WHEELING - Those who think they know the full story behind the Mountain State's birth may be in for a surprise or two if they visit downtown Wheeling's West Virginia Independence Hall Tuesday.
The third-floor courtroom there where much of the real-life drama behind West Virginia's creation played out will be the stage for two productions that evening of the statehood play "A New Home for Liberty." There will be two showings - one at 6 p.m. and another at 7:30 p.m. Admission is free, but reservations are encouraged by calling West Virginia Independence Hall at (304) 238-1300 or visiting the website www.jrclifford.org.
Authored by Charleston lawyer Tom Rodd and sponsored by the J.R. Clifford Project, the play looks at the West Virginia statehood movement through the lens of the troubling issues of slavery and civil rights, addressing matters often glossed over in history textbooks - such as how West Virginia's initial draft constitution was silent on the issue of slavery, as well as the ridicule faced by children whose parents were identified with the abolition movement.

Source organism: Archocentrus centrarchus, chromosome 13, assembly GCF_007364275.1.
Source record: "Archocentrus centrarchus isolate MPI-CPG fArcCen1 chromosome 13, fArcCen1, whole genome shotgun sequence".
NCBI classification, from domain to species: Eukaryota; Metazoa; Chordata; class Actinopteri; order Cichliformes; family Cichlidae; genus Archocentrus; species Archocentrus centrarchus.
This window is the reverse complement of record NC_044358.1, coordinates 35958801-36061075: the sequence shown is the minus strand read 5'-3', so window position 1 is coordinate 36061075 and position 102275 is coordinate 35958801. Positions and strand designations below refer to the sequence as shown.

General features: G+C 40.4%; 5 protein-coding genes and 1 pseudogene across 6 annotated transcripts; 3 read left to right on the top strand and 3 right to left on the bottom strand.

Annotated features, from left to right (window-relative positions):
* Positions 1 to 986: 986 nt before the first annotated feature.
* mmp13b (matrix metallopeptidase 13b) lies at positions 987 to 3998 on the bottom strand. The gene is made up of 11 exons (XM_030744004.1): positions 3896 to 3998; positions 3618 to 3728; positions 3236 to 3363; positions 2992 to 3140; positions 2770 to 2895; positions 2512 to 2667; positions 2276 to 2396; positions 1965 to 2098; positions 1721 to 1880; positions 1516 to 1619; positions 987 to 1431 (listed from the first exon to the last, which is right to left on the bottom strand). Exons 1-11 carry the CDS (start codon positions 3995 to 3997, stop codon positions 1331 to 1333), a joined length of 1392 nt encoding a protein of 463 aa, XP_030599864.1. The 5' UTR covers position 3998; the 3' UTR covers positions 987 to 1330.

"Thousands of men and women - black and white, slave and free, young and old - risked their lives and fortunes for the cause of freedom in a new state of West Virginia. These heroic people made Wheeling a true cradle of liberty in the 1860s, and we are excited to tell their stories at historic Independence Hall," Rodd said.
The play's two main characters - J.R. Clifford, a Civil War veteran and West Virginia's first black attorney, and abolitionist Granville Hall, an early editor of the Wheeling Intelligencer - will be played, respectively, by Fairmont State University law professor Greg Hinton and former state Supreme Court of Appeals Justice Larry Starcher.
The cast also includes Wheeling Mayor Andy McKenzie as Archibald Campbell, leader of the statehood movement and editor of the Daily Intelligencer; Circuit Judge Ronald Wilson as Abraham Lincoln; and Independence Hall Site Manager Travis Henline as Gov. Francis Pierpont.
Other local cast members portraying characters from West Virginia's past include Circuit Judge James Mazzone and retired Circuit Judge George Spillers; Ohio County Commissioner Orphy Klempa and Prosecutor Scott Smith; Hancock County Sheriff Ralph Fletcher, Prosecutor James Davis and Assistant Prosecutor Jack Wood; area attorneys Patrick Cassidy, Teresa Toriseva, Jerry Jacovetty, Jessica Benedict, Rick Hollandsworth, Rob McCoid and Jeffrey McCamic; and Marilyn Mendelson, Geneva Barrax and the Rev. Jeremiah Jasper of Fourth Street United Methodist Church.
Rodd said it's no accident that so much of the cast is composed of people in the legal profession. With so much of their work revolving around legal codes and constitutions, lawyers and judges often get bogged down with words - but "A New Home for Liberty" helps give life to the impact of those words, he said.
"Those words had importance as to whether a child was born a slave or not," Rodd said of West Virginia's constitution.